/ Published August 13, 2012
From Lexington to Baghdad and Beyond: War and Politics in the American Experience, 3rd ed., by Donald M. Snow and Dennis M. Drew. M. E. Sharpe, 2009, 352 pp.
In their historical narrative From Lexington to Baghdad and Beyond, authors Donald Snow and Dennis Drew take a Clausewitzian view that “war is a continuation of political activity by other means.” They expound upon that idea by examining US military engagements and relating how those experiences can inform future decisions when the use of power via military action is a necessary extension of the political process. Starting with the presupposition that at certain times military force is an appropriate means of furthering foreign policy objectives, the book covers our nation’s conflicts, large and small, in 300-plus pages. The authors tackle the daunting task of addressing lessons learned from large wars such as the Civil War and World War II as well as lesser conflicts like the War of 1812 and the Mexican War. In doing so, they provide a 70,000-foot view of our nation’s military experience, from birth to present day.
A great read for anyone interested in the relationship between politics and war in our nation’s history, From Lexington to Baghdad and Beyond starts by addressing the general mind-set of Americans and the ways it differs from that of citizens of most other countries. Our legacy of military success and isolation from warfare on our home soil has created a unique sense of optimism, built partly on mythology. This “can do” attitude, coupled with our tendency to frame military actions in terms of moral absolutes, results in a lack of understanding among Americans of the relationship between politics and military force. Snow and Drew offer an alternative to the American tendency of viewing wars as isolated incidents resulting from a call to defend liberty and defeat a well-defined evil. This overly simplistic view has led to our failure to understand the complex relationship between political and military objectives. Americans expect the military, when called upon, to overcome both the will and ability of other nations. But can we overcome another nation’s will unless we embrace the political objectives that lead to military actions in the first place? As a nation, our record of attaining the political objectives for which military forces are deployed is much less impressive than our record of defeating the military forces of our adversaries on the battlefield. This book demonstrates the need to learn from our past military experiences in order to impose our will more successfully on our adversaries. After all, if Clausewitz is right, then the end game of all military action calls for realizing political objectives, not breaking things and killing people.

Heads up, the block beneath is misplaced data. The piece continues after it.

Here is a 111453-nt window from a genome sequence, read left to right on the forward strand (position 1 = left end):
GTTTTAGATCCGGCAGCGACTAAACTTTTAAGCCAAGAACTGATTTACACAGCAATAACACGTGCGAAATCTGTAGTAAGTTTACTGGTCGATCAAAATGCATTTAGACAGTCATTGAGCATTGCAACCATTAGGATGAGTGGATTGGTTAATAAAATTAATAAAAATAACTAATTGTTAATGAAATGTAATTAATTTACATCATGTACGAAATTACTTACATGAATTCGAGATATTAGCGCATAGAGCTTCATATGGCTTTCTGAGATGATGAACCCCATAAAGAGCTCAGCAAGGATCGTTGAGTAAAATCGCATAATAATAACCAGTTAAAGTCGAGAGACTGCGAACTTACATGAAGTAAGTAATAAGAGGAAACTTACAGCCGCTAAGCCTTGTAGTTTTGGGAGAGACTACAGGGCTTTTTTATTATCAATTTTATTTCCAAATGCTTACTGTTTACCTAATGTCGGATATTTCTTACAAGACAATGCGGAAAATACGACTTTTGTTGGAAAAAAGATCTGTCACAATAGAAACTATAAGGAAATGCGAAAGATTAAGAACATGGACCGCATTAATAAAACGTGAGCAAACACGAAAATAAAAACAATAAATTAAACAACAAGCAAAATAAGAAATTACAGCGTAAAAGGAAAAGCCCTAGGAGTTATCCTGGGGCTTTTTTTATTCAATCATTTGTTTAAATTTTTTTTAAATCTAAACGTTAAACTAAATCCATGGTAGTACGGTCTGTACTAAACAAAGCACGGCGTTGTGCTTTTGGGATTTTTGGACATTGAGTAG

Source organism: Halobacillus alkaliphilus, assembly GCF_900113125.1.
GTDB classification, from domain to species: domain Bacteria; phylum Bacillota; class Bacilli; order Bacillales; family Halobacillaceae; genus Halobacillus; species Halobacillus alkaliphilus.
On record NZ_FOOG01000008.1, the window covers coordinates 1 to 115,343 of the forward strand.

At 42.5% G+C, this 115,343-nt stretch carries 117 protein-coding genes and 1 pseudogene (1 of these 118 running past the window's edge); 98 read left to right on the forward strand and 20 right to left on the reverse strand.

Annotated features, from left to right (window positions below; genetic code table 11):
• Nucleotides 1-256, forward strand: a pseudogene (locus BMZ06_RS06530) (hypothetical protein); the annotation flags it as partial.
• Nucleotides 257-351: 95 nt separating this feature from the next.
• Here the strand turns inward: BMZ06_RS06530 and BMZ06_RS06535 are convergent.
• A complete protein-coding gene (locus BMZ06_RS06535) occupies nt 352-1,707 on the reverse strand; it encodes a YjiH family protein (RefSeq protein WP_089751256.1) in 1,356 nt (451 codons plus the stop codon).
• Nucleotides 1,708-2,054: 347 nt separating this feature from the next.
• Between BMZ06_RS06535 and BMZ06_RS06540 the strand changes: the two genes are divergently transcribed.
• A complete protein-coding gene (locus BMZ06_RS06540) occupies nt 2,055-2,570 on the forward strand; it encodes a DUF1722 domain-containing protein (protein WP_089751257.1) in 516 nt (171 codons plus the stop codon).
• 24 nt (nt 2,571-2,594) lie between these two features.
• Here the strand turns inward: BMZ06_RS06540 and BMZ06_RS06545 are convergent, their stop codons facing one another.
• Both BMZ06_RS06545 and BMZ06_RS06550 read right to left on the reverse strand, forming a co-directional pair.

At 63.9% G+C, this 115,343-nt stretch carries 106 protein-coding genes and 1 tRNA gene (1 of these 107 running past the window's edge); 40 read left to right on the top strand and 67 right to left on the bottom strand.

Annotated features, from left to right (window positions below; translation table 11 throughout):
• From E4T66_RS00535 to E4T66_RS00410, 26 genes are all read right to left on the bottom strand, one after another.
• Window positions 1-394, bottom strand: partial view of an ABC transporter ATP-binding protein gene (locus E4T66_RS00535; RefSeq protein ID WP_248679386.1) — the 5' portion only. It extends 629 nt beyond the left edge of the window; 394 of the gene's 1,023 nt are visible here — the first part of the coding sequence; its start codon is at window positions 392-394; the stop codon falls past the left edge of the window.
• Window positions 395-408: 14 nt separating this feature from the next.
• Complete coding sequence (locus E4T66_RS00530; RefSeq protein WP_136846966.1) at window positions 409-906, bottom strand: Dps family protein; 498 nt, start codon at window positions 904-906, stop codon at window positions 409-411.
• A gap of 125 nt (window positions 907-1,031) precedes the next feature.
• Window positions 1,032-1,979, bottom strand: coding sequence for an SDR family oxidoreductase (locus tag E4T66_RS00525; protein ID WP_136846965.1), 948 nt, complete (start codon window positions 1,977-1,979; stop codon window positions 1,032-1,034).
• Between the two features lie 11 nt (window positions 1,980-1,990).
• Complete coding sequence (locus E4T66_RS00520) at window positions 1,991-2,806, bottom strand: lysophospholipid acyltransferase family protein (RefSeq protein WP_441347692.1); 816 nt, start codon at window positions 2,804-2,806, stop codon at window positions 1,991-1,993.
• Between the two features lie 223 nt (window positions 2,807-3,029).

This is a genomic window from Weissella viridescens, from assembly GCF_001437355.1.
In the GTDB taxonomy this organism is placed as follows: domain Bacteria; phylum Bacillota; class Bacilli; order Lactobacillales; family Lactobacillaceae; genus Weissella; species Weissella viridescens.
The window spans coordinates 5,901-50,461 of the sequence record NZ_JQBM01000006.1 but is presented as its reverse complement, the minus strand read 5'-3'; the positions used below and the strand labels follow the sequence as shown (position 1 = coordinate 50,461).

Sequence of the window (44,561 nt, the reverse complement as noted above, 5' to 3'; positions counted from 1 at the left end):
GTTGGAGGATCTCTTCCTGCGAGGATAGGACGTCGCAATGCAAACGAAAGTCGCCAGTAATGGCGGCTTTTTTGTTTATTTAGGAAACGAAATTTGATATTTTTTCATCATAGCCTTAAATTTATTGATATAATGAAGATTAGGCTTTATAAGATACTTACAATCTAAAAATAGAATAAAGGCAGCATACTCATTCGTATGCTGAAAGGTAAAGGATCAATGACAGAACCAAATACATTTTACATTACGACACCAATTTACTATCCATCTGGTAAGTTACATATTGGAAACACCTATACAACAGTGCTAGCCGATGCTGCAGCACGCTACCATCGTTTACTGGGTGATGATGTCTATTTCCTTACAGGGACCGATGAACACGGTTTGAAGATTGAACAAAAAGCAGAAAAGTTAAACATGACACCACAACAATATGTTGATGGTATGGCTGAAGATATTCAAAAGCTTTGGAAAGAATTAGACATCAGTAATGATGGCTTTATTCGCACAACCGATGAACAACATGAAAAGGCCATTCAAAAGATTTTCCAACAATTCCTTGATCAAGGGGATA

The authors first examine the American Revolution. Ironically, our initial experience at war was a draw, at best, on the battlefield but an absolute success in terms of imposing our political will on the enemy. The book moves well from one conflict to another, highlighting many political lessons along the way, such as how George Washington’s political intelligence guided some of his decisions on military strategies and engagements, what similarities existed between the British situation in America and the American situation in Vietnam, and how our failure to understand and adhere to our initial political objectives in Korea resulted in our snatching defeat (or, at the very least, a severely diluted victory) from the jaws of (absolute) victory. Snow and Drew address the significance of political objectives both during and after the war. For example, the differences between President Lincoln’s and his successor’s view of postwar peace are generally understood. Less well understood is the mirroring of those differences on the international stage with respect to the treatment of Germany after World War II. The political decisions following the Civil War proved consequential for the nation, particularly for the South, and had long-lasting consequences. Similarly, the political decisions following World War I proved consequential for the world, particularly Germany, and planted the seeds for World War II. Failures in the international political realm after World War I set the stage for World War II, and failures in the international political realm after World War II set the stage for future conflicts in Vietnam and Korea.
By covering each of our nation’s major military engagements, the authors shed light on the complex yet consistent relationship between war and politics. They do not hide the ball with regard to their criteria for “good” political objectives and their philosophical bearings. Rather, they seek to educate the reader on war and its purpose as a tool of national policy. Military conflicts never occur in a vacuum, despite our tendency to view them in such a way. The book is an excellent read, moving naturally from conflict to conflict, but the reader must understand what it is and is not. In short, From Lexington to Baghdad and Beyond is a windshield tour of war and politics in our nation’s history. Far from an exhaustive study (no 3,000-page volume could be, much less one of 300 or so pages), it attempts to cover a considerable amount of history in relatively few pages—its principal weakness. If readers approach the book as a starting point, then they will not be disappointed. An important read for military leaders or anyone interested in war or politics (since the two are inseparable), it helps the reader understand the importance of political objectives in our military engagements—not simply until the sound of the first shot but throughout the war and the peace that follows.
Capt Chris Sanders, USAF
Minot AFB, North Dakota
"The views expressed are those of the author(s) and do not reflect the official policy or position of the US government or the Department of Defense."